The Advantages and Disadvantages of Virtualisation Explained

1 Star2 Stars3 Stars4 Stars5 Stars (1 votes, average: 3.00 out of 5)
May 30, 2012

Virtualisation is a computer technology which allows for the creation of a virtual as opposed to an actual or physical version of something, like an operating system, network resource or storage device. For instance a virtual Windows operating system can be easily accessed via a Mac which gives the user an opportunity to work with two operating systems on one computer / hardware. With this approach people and businesses are able to centralize the management of their network. It also reduces the dependency on additional hardware and software which cost extra both in the long and short term.

The AdvantagesVirtualisation

  • One of the top advantages of Virtualisation is that it requires less hardware to run the same type and amount of software which brings down overall costs.
  • Simple data recovery is another great advantage of this technology. For instance if your virtual server suddenly becomes corrupted you simply delete it and restore it from its virtual backup. You do not need to spend time and effort on restoring your entire system from scratch and then restore it from the latest backup. So a corrupted virtual system can be recovered in mere minutes.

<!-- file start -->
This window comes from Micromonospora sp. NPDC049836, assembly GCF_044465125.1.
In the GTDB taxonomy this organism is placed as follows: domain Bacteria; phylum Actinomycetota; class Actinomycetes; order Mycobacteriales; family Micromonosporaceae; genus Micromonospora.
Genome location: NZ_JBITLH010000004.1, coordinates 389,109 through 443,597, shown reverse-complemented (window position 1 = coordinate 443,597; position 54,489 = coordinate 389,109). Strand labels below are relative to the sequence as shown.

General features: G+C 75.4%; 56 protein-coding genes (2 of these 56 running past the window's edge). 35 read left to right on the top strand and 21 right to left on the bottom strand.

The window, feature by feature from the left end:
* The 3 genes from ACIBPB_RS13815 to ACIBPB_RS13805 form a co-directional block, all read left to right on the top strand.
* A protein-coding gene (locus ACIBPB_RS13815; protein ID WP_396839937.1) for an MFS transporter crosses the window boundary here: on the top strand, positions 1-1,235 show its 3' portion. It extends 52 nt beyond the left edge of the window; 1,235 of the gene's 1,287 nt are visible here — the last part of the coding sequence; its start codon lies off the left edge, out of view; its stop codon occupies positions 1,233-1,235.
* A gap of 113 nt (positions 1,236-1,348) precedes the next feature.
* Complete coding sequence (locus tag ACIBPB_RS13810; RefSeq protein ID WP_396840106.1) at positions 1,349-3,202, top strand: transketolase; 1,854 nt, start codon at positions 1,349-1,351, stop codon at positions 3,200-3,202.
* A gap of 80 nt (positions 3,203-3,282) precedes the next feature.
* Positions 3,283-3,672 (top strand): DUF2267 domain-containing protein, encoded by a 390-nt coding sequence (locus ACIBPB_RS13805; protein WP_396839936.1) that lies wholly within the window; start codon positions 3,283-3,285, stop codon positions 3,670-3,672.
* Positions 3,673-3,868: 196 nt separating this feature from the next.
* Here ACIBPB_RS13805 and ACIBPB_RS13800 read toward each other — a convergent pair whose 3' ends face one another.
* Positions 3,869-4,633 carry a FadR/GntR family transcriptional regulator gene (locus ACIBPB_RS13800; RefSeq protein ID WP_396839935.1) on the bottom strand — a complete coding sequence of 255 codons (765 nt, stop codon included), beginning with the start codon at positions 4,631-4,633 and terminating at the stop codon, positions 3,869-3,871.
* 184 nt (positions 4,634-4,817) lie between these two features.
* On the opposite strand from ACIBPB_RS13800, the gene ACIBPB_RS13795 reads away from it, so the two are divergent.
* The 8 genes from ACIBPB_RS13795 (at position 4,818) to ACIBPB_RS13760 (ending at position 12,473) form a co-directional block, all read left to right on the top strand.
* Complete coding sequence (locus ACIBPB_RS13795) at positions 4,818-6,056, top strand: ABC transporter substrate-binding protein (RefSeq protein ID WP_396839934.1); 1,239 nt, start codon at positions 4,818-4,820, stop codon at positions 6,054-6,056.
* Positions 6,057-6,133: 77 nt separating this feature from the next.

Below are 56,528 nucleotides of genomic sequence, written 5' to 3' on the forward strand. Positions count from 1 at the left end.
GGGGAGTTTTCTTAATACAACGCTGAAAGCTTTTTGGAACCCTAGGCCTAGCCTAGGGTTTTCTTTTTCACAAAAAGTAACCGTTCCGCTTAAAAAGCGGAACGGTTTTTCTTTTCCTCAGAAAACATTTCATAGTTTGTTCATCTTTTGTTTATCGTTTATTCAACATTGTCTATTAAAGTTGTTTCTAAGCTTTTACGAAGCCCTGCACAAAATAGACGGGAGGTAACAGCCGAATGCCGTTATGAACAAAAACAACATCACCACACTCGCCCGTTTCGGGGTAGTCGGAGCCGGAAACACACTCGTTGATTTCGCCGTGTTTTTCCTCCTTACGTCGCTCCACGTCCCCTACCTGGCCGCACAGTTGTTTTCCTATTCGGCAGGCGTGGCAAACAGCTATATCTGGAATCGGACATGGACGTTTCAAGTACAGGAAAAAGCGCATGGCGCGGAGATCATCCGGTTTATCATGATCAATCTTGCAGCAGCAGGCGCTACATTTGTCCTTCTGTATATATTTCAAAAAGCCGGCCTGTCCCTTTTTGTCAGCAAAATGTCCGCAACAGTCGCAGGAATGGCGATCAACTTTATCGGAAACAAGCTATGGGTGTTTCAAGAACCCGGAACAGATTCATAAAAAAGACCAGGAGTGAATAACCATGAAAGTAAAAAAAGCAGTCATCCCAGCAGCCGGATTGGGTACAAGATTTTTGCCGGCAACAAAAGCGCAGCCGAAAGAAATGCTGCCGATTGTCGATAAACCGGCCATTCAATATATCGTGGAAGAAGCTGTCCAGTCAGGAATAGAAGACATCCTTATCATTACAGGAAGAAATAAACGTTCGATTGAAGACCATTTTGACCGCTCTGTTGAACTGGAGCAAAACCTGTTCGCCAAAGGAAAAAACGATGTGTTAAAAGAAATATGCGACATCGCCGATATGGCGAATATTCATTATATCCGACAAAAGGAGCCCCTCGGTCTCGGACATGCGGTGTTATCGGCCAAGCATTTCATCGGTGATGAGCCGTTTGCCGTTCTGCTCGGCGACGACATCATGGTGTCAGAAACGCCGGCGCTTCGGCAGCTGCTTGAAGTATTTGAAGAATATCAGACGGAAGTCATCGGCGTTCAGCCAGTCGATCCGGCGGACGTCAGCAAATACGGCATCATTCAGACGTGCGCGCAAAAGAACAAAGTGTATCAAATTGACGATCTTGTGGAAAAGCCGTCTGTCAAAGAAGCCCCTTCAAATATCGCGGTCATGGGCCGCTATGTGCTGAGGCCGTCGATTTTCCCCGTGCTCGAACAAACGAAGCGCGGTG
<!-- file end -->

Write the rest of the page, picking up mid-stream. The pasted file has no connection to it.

• Virtualisation provides you with a safe platform on which you can test various software configurations and on various platforms prior to deployment. So in effect you can tinker with the software until you get what you exactly want without inadvertently damaging your existing network.
  • Lower energy consumption since you’re running less computer hardware to accomplish the same type of work.
  • Better system security and reliability. Virtualisation systems do not crash due to corruption like device drivers or memory issues.

Some Disadvantages of Virtualisation

  • Even though rare, physical failures when they do happen can be devastating. For instance if your primary hard disk which contained all your virtual and physical data is suddenly stolen, burnt, broken or corrupted then all your servers both virtual and physical will need to be restored.
  • Virtualisation is mainly dependent on processing power and memory. So you’ll need to factor in both much more memory and processing power into your Virtualisationstrategy.
  • You’ll need to invest in training existing network administrators who do not have the skills to administer a virtual network.
  • When something goes wrong with a virtualized system it requires complex troubleshooting. This requires expertise and experience of working and troubleshooting Virtualisation problems.

You may also like...